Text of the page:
Call Search
     

New to Ham Radio?
My Profile

Community
Articles
Forums
News
Reviews
Friends Remembered
Strays
Survey Question

Operating
Contesting
DX Cluster Spots
Propagation

Resources
Calendar
Classifieds
Ham Exams
Ham Links
List Archives
News Articles
Product Reviews
QSL Managers

Site Info
eHam Help (FAQ)
Support the site
The eHam Team
Advertising Info
Vision Statement
About eHam.net

   Home   Help Search  
Pages: Prev 1 [2]   Go Down
  Print  
Author Topic: Trouble finding exact Battery Replacement Kenwood TS-950SD S/N 1010625 CR2430  (Read 14653 times)
AC5UP
Member

Posts: 3956




Ignore
« Reply #15 on: April 21, 2013, 05:10:59 PM »

It's know solder, not no solder.........................    Grin
Logged

Never change a password on a Friday                
K0IC
Member

Posts: 18




Ignore
« Reply #16 on: May 05, 2013, 02:27:14 AM »

What is wrong with a battery holder inside or outside the radio?  I plan to do that with my TS-140S.  I have heard of other hams doing that.  I think it is too dangerous to solder to lithium batteries.
Logged
KE3WD
Member

Posts: 5689




Ignore
« Reply #17 on: May 05, 2013, 06:07:11 AM »

What is wrong with a battery holder inside or outside the radio?  I plan to do that with my TS-140S.  I have heard of other hams doing that.  I think it is too dangerous to solder to lithium batteries.

The battery holder method works fine for me, depending upon the customer's wishes. 

Good quality double-sided foam mounting tape can be used to affix the holder somewhere and does a good, quick job of it.  I like to also add a small bead of hot glue around the edges, if possible, for that extra bit of mounting confidence. 

73
Logged
KE3WD
Member

Posts: 5689




Ignore
« Reply #18 on: May 05, 2013, 06:12:59 AM »

If you have ever experienced an Li battery meltdown and fire situation, you likely would not ever try to solder to one again. 

The problem is that the Li technology cells can make their own oxygen once the catastrophic ppoint is reached via temp overheat and that results in an incredible fire that won't stay out once the extinguisher is deployed.  Looks like the fire is out -- and then it starts again. 

Yours truly once had an Li batt, larger than a coin cell, around the size of a C battery, start a fire that rather quickly burned a hole straight thru the masonite AND the steel sheet top of a testbench.  We rather hurriedly dragged the whole thing out of the highbay garage to the outside, where it just sat there and burned brightly until the cell was finished with its ugly demonstration.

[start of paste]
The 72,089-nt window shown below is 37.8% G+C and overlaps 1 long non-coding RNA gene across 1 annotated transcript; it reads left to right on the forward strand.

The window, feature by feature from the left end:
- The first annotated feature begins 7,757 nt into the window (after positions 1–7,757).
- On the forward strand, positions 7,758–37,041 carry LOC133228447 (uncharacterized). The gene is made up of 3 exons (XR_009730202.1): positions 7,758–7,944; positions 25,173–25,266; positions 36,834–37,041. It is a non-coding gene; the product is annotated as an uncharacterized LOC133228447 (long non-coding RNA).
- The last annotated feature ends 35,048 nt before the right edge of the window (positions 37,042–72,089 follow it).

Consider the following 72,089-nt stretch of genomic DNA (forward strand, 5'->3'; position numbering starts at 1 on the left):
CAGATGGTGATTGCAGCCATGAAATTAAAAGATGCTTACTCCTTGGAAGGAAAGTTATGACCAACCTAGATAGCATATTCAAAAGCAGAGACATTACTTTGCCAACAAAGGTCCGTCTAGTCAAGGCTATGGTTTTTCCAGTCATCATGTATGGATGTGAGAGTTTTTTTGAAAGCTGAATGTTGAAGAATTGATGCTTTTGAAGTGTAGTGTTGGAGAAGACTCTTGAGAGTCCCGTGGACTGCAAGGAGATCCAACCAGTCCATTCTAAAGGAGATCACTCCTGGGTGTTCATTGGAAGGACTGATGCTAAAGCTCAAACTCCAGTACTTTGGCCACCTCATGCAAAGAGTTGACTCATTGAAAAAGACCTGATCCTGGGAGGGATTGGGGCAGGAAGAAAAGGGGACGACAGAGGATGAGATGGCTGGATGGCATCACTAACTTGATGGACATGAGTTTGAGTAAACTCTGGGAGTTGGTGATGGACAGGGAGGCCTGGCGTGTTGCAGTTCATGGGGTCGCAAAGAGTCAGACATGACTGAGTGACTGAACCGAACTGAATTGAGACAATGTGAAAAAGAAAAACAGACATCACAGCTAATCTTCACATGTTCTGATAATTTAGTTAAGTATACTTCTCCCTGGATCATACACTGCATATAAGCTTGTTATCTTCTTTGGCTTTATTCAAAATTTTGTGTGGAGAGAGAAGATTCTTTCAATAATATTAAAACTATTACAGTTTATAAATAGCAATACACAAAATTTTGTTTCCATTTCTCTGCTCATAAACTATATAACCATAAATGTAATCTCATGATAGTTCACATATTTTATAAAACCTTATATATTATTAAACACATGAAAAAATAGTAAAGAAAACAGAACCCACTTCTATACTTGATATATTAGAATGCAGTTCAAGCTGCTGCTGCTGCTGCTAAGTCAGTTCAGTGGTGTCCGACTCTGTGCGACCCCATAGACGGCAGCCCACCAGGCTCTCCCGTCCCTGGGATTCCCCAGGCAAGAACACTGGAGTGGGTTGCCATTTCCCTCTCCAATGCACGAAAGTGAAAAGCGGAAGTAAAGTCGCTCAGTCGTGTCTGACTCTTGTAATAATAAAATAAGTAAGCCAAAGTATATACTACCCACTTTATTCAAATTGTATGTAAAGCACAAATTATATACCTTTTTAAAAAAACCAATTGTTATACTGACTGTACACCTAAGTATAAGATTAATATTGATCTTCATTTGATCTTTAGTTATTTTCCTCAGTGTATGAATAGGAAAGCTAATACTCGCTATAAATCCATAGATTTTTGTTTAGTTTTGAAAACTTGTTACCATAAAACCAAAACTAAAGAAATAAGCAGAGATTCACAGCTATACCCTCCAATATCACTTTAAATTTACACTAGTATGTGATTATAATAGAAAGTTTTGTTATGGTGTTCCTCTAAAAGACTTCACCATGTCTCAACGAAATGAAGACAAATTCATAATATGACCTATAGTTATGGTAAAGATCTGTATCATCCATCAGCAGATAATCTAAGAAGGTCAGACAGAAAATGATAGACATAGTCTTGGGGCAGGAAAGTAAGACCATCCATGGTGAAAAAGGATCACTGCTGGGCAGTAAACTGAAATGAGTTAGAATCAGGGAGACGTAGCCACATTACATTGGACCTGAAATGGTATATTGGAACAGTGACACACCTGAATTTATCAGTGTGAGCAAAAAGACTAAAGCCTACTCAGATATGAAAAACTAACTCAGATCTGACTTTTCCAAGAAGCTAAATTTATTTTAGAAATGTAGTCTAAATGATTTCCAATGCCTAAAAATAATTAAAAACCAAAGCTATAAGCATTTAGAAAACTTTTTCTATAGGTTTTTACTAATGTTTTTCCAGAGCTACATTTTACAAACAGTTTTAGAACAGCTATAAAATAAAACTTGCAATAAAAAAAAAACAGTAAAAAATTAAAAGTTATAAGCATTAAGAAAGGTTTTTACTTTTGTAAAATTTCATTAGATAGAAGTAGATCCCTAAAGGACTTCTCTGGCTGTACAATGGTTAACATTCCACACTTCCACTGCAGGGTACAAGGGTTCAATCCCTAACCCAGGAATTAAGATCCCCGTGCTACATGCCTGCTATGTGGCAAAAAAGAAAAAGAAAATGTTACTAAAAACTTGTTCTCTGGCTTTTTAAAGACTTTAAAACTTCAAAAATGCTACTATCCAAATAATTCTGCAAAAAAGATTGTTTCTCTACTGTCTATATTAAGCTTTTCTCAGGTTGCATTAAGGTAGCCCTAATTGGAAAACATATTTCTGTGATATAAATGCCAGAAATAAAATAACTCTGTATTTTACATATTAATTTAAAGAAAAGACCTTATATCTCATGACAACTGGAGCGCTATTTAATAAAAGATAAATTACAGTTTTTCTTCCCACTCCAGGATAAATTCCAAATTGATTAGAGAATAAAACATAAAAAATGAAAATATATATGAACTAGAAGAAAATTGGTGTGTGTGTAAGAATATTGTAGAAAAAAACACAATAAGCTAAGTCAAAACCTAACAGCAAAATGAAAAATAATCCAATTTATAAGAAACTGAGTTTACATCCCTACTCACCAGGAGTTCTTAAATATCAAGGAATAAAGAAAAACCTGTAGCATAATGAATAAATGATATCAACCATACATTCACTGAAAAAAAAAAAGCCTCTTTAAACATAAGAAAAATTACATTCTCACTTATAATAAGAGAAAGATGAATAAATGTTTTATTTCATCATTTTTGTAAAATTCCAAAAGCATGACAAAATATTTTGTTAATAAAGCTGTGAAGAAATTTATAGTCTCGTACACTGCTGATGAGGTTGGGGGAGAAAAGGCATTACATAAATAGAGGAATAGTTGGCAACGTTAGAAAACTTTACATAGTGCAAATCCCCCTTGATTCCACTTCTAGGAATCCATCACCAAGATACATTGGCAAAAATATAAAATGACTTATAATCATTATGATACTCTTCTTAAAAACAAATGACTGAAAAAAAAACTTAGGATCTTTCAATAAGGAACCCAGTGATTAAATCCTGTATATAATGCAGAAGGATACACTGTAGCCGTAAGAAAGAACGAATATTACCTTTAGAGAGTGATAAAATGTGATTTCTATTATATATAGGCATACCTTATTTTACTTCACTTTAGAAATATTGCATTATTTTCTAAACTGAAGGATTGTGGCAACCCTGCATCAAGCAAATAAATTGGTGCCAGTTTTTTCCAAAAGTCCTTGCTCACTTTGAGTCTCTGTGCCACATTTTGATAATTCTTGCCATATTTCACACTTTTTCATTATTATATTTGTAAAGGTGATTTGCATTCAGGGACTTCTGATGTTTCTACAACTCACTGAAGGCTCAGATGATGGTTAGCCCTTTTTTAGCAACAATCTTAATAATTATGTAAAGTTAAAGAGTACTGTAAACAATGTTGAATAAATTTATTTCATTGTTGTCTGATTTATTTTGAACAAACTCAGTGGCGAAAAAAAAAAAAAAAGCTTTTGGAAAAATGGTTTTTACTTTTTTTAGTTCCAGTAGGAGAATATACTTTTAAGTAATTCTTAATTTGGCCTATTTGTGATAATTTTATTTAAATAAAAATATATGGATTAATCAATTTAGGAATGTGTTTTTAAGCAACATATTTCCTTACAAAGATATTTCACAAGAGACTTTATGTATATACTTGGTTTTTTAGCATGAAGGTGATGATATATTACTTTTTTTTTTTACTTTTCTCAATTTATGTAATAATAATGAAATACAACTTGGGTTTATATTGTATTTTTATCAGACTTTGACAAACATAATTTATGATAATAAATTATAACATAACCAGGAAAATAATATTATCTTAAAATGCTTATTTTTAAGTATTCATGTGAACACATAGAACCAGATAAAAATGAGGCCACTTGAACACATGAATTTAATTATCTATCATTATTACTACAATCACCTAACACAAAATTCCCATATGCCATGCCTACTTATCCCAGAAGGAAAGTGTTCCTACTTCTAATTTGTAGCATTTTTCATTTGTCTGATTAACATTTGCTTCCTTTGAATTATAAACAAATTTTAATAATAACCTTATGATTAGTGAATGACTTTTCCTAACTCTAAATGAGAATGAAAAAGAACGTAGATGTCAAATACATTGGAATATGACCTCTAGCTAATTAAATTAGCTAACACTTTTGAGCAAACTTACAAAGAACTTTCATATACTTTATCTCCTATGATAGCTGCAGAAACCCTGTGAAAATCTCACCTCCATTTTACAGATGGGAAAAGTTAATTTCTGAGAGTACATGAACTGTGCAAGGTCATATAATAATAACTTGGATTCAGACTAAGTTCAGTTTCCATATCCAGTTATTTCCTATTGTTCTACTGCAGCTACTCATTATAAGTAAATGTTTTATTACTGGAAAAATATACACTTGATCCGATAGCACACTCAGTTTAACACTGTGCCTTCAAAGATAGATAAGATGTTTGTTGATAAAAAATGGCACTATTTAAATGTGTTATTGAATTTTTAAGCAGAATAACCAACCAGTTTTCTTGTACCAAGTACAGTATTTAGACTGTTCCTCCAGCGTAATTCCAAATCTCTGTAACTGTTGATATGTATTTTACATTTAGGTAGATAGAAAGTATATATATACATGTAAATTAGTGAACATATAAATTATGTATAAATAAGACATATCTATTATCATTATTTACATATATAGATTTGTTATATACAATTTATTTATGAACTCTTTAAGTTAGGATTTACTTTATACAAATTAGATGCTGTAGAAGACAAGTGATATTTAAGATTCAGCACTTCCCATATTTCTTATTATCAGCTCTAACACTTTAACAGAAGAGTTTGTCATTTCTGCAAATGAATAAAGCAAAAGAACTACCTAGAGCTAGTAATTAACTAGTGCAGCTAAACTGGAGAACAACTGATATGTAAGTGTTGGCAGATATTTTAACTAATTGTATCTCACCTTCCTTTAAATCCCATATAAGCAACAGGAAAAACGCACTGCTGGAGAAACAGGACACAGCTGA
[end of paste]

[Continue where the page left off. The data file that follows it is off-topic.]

We had the good old Halon extinguishers there, too. 

But each time the extinguisher seemed to have put the fire out -- the darned thing would proceed to re-ignite. 

73
Logged
W9GB
Member

Posts: 2659




Ignore
« Reply #19 on: May 05, 2013, 12:28:38 PM »

Pure metallic Lithium is stored is mineral oil or other oil solution to prevent reaction (water in air/humidity).
I saw my first demonstration of a chunk of lithium (size of one Vegas dice cube) and Water in high school chemistry -- safety glasses were mandatory.  Typical of Clark's experience, explodes into flame.  It is an Exothermic reaction, so the heat released often ignites the hydrogen gas given off.

Lithium reacts intensely with water, forming lithium hydroxide and highly flammable hydrogen gas.
The colourless solution is highly alkalic. The exothermal reactions lasts longer than the reaction of sodium and water, which is directly below lithium in the periodic chart.

2 Li(solid) + 2 H2O -> 2 LiOH (aq) + H2(gas)

At 750oC lithium reacts with hydrogen to lithium hydride (LiH). The white powder that forms releases hydrogen gas upon later reaction with water, in amounts of 2800 liter per kilogram hydride.
As such, lithium is always studied for its application as hydrogen storage.

Seawater contains approximately 0.17 ppm lithium. Rivers generally contain only 3 ppb, whereas mineral water contains 0.05-1 mg lithium per liter. Large amounts of lithium were found in holy water from Karlsbad, Marienbad and Vichy. In solution it is only found as Li+ (aq).

Read more: http://www.lenntech.com/periodic/water/lithium/lithium-and-water.htm#ixzz2SRrJhy4h
« Last Edit: May 05, 2013, 12:41:24 PM by W9GB » Logged
W8JX
Member

Posts: 6682




Ignore
« Reply #20 on: May 05, 2013, 03:00:51 PM »

Chemistry/understanding reactions is neat. Even simple finely ground aluminum and iron oxide which are normally considered harmless alone and yet when mixed and a proper ignition source is provided it burns with a such ferocity (over 6000 degrees) that it will melt through any known metal when burning. 
Logged

--------------------------------------
You can embrace new computer/tablet technology and change with it or cling to old fall far behind....
WI8P
Member

Posts: 268




Ignore
« Reply #21 on: May 06, 2013, 07:52:54 AM »

While the discussion on soldering lithium batteries has been interesting, did anyone notice the OP never came back to reply?  I wonder if he ever found what he was looking for.   Huh
Logged
N4ATS
Member

Posts: 851




Ignore
« Reply #22 on: May 06, 2013, 02:10:17 PM »

Probably not since the thread was so derailed, common problem
Logged
Pages: Prev 1 [2]   Go Up
  Print  
 
Jump to:  

Powered by MySQL Powered by PHP Powered by SMF 1.1.11 | SMF © 2006-2009, Simple Machines LLC Valid XHTML 1.0! Valid CSS!